Baby Boomers Changing Retirement

A shift in thinking is in the works – Retirement is a moving Target and now baby boomers are changing retirement

Roughly 44 million people in the United States are now 65 years or older. By 2050, the Census Bureau expects that figure to double, as the largest generation in American history lives longer than any before it. The generation of Baby Boomers has drawn criticism—from themselves, among others—for holding overly high expectations for their lives and for pushing too hard to meet them. These are qualities, however, that could serve them nicely as they strive to grow older with some comfort and purpose. Americans who were born between 1946 and 1964 aren’t as likely to settle for simply retiring to Florida to play mahjong. “They recognize that the current systems in place are not only inadequate to meet the demands of aging, but woefully inadequate to meet their expectations,” says Joseph Coughlin, the director of the Massachusetts Institute of Technology’s AgeLab, which studies this fast-coming demographic upheaval. “Now that we’re living so much longer, we do not know what we will be doing with all that time.”

Here at RetirementNext, we often say re-invent, not re-tire! A recent article about retiring Baby Boomers in The Atlantic supports us in these thoughts. The shear economic need of the baby boomers and their audacity of demanding more out of life certainly will not leave them when they retire. They are changing retirement forthe better! Look to these  baby boomers to continue to contribute the economy long after they are supposed to retire.

Just ask Deb Krikorian of Fort Myers, now a very active 65 year old if she is changing retirement. Deb loves to travel and dine out. This year she will travel three months of the year and she eats out at least three times a week.2016-06-09 19.00.23 Just don’t call her retired! Deb is an active real estate agent, just not as active as she was, say ten years ago.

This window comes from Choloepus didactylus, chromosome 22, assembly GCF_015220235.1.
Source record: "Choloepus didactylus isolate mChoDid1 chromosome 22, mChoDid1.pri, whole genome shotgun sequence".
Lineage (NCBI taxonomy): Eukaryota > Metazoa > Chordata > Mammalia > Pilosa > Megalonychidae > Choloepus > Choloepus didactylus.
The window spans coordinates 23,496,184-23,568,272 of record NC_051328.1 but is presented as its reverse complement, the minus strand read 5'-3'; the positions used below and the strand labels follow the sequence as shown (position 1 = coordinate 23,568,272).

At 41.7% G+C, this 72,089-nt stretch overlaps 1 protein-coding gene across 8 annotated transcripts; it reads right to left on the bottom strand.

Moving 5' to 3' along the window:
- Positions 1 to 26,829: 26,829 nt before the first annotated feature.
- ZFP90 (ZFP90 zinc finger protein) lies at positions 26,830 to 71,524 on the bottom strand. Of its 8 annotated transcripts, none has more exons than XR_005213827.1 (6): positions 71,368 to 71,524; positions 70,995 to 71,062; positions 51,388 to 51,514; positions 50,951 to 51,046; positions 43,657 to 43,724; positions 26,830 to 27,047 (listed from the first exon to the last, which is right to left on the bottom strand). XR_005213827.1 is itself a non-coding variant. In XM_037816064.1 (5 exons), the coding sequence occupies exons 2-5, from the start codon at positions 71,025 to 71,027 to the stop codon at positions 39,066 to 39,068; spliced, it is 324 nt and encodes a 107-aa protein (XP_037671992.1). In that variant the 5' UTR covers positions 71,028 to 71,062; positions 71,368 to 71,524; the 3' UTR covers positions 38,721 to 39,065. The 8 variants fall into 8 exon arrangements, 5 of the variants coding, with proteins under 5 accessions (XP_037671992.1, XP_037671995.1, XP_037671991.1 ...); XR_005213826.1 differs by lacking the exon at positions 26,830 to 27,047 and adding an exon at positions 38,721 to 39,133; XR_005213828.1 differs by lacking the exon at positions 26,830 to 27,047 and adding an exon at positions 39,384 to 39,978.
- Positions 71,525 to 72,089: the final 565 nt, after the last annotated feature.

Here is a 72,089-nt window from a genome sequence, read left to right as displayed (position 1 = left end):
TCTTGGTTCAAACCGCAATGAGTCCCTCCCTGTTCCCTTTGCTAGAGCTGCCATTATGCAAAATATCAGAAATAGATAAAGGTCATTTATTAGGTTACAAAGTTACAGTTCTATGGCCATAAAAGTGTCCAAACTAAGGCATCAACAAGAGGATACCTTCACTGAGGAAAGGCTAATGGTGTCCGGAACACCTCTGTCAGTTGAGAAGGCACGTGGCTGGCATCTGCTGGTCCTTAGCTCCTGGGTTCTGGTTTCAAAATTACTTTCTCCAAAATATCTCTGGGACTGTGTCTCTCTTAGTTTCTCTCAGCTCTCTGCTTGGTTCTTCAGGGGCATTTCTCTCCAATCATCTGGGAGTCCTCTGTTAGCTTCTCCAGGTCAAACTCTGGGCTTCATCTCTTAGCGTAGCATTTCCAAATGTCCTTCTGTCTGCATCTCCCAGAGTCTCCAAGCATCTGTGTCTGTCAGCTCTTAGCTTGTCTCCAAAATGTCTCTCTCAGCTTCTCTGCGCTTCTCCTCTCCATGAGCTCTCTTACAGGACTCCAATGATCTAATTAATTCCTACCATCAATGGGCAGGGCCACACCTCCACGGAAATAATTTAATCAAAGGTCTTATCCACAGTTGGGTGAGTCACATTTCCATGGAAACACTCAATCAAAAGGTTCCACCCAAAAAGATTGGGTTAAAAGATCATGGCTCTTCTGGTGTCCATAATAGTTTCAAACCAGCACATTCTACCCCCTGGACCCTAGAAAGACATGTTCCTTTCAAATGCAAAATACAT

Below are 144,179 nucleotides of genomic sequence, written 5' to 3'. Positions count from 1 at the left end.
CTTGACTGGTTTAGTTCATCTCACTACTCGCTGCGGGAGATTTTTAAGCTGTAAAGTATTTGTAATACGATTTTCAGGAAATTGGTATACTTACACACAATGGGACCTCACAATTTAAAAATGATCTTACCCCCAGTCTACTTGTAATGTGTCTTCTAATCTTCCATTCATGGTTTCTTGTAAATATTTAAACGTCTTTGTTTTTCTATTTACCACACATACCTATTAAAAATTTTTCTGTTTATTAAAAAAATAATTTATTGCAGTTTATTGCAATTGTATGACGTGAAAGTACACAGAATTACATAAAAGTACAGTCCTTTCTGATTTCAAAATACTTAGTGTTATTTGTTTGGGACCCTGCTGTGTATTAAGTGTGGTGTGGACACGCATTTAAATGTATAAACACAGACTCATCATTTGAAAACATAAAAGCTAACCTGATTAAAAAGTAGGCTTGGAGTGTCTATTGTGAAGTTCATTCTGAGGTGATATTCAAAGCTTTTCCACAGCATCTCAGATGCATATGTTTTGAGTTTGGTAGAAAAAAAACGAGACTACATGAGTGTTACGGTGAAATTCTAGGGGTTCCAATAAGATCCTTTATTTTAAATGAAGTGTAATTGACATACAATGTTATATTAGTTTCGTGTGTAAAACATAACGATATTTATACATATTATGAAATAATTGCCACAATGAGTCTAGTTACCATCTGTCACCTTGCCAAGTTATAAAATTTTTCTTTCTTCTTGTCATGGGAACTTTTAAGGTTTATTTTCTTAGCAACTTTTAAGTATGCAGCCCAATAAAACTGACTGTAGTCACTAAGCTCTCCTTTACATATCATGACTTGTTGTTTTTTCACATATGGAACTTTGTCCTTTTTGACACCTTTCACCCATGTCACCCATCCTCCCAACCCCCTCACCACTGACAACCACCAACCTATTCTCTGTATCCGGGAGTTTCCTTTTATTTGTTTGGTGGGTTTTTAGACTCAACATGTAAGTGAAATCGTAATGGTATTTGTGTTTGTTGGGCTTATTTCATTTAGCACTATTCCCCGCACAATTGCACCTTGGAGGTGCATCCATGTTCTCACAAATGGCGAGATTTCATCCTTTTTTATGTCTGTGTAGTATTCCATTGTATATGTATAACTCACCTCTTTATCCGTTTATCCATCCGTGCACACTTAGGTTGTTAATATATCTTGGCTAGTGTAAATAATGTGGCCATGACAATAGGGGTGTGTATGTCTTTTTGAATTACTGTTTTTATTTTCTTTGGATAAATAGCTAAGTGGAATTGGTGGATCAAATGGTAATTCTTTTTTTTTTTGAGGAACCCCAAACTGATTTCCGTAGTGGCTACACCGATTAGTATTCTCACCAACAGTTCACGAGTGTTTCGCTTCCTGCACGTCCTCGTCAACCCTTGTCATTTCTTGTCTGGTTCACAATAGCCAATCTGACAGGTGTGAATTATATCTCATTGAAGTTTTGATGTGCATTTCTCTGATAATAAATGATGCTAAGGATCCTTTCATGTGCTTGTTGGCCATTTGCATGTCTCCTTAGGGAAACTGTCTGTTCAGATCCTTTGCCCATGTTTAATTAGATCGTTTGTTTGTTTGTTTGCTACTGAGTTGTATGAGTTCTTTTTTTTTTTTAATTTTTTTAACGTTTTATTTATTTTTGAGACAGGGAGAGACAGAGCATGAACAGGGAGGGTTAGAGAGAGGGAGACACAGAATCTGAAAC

“I focus on a smaller geography around where I live and I have my business “wired” so that I can still have fun.  I turn down tough clients and tough listings,I take the business I want. I run my business it doesn’t run me”


Deb is not atypical of the active babyboomer.. Retirement? That was for Debs parents. Debbie and her friends are what retirement looks like now.


So far, however, no comprehensive national policy or consensus among experts has emerged on how to regard employment past the traditional age of retirement. “We have not done a good job of … figuring out what work looks like to people in the latter part of their lives,” says Andrew Scharlach, a professor of aging at the University of California (Berkeley) School of Social Welfare. “We have this image of 40 hours a week or nothing.”

That may not suit older workers who want to slow down without opting out entirely. “People don’t want to signal that they want to retire because it can suggest that they are somehow disengaging,” says Jacquelyn James, a co-director of Boston College’s Center on Aging and Work. “But we know people of all ages want these kinds of choices.”

How are YOU going to retire? Why not just change it up a little? Work at changing retirement to fit you!


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